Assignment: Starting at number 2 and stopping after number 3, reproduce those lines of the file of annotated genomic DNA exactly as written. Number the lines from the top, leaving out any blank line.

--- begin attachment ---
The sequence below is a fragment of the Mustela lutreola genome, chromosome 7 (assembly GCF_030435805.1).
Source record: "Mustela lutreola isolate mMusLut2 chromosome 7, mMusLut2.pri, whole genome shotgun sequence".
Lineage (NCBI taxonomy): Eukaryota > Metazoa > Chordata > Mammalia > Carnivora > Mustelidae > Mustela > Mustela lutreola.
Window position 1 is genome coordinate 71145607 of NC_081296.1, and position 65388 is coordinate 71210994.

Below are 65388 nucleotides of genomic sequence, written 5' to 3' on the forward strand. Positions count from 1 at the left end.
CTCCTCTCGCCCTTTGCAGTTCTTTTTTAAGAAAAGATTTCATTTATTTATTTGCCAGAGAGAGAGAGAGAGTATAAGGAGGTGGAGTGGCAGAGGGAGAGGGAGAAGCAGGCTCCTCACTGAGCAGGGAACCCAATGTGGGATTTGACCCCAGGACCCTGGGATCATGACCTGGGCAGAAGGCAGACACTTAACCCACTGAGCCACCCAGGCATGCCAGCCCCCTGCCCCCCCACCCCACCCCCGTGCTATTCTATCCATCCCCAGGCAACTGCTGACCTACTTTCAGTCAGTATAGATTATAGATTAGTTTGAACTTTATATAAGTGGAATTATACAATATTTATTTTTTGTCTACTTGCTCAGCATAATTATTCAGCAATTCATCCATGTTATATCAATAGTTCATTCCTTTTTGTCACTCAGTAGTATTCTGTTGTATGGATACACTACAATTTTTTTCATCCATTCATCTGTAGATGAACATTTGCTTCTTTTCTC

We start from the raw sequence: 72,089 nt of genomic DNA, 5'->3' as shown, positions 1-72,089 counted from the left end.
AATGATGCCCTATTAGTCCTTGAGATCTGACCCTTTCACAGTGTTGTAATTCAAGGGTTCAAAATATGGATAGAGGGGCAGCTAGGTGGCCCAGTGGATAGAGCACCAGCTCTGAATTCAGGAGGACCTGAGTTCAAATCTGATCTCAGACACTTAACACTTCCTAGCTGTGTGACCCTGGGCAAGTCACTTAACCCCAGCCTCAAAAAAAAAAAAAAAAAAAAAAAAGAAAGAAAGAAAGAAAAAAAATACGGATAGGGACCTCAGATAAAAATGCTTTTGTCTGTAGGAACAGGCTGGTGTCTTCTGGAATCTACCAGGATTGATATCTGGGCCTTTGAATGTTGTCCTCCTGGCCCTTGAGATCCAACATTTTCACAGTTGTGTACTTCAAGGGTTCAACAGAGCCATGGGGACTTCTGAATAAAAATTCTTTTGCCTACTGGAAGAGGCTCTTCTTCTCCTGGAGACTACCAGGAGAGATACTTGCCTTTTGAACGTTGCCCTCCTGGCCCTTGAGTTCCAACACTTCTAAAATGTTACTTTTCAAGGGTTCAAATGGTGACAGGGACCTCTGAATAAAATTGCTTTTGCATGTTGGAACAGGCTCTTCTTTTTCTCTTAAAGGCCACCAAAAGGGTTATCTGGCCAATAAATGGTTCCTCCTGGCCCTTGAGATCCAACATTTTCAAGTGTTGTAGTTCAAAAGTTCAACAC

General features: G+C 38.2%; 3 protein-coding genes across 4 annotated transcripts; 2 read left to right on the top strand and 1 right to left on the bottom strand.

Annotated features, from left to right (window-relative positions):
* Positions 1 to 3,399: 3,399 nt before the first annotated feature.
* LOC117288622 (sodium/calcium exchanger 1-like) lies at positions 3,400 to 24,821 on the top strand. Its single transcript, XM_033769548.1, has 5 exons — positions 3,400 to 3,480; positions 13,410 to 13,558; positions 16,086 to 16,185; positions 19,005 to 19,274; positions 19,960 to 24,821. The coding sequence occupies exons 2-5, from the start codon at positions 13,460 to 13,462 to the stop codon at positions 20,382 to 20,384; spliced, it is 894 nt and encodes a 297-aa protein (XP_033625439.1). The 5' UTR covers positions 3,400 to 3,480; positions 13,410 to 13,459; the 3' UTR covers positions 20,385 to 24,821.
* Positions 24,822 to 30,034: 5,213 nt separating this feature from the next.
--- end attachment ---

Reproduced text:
Source record: "Mustela lutreola isolate mMusLut2 chromosome 7, mMusLut2.pri, whole genome shotgun sequence".
Lineage (NCBI taxonomy): Eukaryota > Metazoa > Chordata > Mammalia > Carnivora > Mustelidae > Mustela > Mustela lutreola.